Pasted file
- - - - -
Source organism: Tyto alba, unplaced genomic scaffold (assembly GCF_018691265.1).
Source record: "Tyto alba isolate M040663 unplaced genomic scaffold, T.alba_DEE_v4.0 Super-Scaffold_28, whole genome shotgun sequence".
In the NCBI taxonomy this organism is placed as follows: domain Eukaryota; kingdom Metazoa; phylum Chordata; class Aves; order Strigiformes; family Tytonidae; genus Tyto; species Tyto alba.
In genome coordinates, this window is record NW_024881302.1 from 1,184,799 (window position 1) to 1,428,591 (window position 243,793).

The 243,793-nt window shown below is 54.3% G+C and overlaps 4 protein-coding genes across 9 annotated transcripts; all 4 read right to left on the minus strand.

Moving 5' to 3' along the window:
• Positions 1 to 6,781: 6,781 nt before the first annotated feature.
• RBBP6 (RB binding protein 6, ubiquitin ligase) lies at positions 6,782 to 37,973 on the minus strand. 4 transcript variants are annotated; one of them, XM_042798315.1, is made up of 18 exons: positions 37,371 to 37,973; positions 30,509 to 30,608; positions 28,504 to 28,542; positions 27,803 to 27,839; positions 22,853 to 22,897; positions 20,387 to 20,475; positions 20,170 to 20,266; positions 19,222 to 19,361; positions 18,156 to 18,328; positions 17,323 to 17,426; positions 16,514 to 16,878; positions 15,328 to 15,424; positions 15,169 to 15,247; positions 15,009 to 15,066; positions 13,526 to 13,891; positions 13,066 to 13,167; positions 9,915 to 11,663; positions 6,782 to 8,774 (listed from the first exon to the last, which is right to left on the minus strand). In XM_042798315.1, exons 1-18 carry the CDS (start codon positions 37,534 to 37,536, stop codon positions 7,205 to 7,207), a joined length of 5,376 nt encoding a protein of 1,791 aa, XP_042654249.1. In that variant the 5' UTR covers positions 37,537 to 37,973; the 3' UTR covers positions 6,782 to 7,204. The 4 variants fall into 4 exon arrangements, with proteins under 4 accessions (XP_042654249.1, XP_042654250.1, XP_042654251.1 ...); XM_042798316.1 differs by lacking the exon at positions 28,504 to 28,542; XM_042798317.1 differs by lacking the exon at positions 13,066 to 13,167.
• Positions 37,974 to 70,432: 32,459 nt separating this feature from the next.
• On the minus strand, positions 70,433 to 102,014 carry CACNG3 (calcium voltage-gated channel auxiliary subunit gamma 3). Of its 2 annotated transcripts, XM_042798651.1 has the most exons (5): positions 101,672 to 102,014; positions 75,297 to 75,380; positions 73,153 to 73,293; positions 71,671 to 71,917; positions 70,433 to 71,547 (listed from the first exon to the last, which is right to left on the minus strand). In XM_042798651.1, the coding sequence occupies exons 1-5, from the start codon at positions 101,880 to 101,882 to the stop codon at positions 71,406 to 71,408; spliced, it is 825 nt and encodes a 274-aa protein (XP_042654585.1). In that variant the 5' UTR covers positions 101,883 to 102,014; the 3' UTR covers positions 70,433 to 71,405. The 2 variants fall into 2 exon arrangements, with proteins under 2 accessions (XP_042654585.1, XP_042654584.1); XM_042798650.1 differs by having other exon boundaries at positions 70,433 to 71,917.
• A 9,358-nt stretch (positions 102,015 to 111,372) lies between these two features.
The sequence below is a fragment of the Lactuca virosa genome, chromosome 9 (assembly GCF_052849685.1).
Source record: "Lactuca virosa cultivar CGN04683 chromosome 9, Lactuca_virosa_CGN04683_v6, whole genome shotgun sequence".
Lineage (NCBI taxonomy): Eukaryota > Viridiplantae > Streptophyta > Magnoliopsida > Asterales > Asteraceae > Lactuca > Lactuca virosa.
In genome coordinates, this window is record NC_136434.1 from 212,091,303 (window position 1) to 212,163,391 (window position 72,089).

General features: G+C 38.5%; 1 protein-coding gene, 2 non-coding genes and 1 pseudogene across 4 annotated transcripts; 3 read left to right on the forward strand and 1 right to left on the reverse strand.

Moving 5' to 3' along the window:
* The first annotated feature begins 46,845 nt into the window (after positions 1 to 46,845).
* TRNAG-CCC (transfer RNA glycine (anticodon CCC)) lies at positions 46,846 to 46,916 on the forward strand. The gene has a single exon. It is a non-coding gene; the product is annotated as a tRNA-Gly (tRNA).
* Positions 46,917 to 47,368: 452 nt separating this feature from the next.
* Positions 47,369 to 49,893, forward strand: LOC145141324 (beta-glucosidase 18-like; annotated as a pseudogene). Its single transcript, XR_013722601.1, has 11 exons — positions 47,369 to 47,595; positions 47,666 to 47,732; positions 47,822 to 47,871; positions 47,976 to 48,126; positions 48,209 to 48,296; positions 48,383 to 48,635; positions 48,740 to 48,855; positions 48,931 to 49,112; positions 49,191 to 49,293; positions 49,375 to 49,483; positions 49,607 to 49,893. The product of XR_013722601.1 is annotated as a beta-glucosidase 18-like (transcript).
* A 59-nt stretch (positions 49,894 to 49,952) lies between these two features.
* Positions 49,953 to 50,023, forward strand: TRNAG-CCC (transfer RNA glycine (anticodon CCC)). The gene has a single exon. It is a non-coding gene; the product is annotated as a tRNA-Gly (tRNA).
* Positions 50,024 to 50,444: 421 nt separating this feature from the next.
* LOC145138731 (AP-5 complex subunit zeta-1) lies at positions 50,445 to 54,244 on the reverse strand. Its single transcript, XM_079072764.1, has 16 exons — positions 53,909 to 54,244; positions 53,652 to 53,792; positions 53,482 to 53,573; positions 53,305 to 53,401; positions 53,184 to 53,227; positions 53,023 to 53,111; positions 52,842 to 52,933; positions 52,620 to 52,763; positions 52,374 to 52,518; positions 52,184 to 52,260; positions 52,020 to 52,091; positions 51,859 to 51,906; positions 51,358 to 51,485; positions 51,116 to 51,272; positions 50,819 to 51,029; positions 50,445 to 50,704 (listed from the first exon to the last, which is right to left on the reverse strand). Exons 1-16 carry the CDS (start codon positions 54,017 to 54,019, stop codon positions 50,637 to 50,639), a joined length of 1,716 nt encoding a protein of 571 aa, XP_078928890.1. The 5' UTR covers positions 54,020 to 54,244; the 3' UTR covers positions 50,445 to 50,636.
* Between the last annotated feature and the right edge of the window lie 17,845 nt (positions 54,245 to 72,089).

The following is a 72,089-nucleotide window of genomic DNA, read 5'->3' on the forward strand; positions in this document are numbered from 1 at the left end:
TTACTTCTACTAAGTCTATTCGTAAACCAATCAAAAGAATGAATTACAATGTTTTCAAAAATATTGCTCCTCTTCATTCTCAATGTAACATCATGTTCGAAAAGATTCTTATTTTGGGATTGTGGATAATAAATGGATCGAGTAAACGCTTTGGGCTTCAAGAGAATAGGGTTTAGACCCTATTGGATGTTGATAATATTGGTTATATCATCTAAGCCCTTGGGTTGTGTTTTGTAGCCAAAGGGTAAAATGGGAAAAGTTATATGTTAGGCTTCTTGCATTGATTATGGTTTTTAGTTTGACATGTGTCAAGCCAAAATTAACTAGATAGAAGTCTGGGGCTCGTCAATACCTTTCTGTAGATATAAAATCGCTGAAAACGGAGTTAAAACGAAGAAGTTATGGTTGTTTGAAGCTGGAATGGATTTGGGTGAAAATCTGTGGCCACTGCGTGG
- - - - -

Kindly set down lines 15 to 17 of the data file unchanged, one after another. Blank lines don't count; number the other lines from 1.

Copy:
In genome coordinates, this window is record NC_136434.1 from 212,091,303 (window position 1) to 212,163,391 (window position 72,089).

General features: G+C 38.5%; 1 protein-coding gene, 2 non-coding genes and 1 pseudogene across 4 annotated transcripts; 3 read left to right on the forward strand and 1 right to left on the reverse strand.

Moving 5' to 3' along the window: